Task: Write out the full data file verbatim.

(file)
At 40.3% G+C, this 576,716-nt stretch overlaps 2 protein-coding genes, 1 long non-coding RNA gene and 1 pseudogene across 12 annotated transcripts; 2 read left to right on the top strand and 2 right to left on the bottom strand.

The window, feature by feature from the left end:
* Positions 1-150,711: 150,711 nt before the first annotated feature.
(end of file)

At 40.3% G+C, this 576,716-nt stretch overlaps 2 protein-coding genes, 1 long non-coding RNA gene and 1 pseudogene across 12 annotated transcripts; 2 read left to right on the top strand and 2 right to left on the bottom strand.

The window, feature by feature from the left end:
* Positions 1-150,711: 150,711 nt before the first annotated feature.